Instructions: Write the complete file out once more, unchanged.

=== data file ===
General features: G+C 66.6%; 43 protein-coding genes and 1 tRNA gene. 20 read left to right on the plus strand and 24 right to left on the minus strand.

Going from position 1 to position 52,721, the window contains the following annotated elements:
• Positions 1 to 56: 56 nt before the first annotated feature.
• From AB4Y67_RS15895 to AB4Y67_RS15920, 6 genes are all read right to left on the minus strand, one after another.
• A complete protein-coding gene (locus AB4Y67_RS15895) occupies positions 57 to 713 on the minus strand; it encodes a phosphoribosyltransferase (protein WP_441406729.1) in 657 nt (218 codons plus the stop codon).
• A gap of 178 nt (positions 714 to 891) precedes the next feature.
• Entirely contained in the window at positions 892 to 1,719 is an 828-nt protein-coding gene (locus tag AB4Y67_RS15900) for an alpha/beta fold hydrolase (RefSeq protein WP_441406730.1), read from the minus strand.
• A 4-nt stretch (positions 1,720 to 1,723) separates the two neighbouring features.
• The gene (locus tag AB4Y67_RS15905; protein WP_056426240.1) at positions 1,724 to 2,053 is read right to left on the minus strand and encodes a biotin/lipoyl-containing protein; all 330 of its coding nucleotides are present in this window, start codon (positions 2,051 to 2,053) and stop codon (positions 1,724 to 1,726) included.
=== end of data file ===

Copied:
General features: G+C 66.6%; 43 protein-coding genes and 1 tRNA gene. 20 read left to right on the plus strand and 24 right to left on the minus strand.

Going from position 1 to position 52,721, the window contains the following annotated elements:
• Positions 1 to 56: 56 nt before the first annotated feature.
• From AB4Y67_RS15895 to AB4Y67_RS15920, 6 genes are all read right to left on the minus strand, one after another.
• A complete protein-coding gene (locus AB4Y67_RS15895) occupies positions 57 to 713 on the minus strand; it encodes a phosphoribosyltransferase (protein WP_441406729.1) in 657 nt (218 codons plus the stop codon).
• A gap of 178 nt (positions 714 to 891) precedes the next feature.
• Entirely contained in the window at positions 892 to 1,719 is an 828-nt protein-coding gene (locus tag AB4Y67_RS15900) for an alpha/beta fold hydrolase (RefSeq protein WP_441406730.1), read from the minus strand.
• A 4-nt stretch (positions 1,720 to 1,723) separates the two neighbouring features.
• The gene (locus tag AB4Y67_RS15905; protein WP_056426240.1) at positions 1,724 to 2,053 is read right to left on the minus strand and encodes a biotin/lipoyl-containing protein; all 330 of its coding nucleotides are present in this window, start codon (positions 2,051 to 2,053) and stop codon (positions 1,724 to 1,726) included.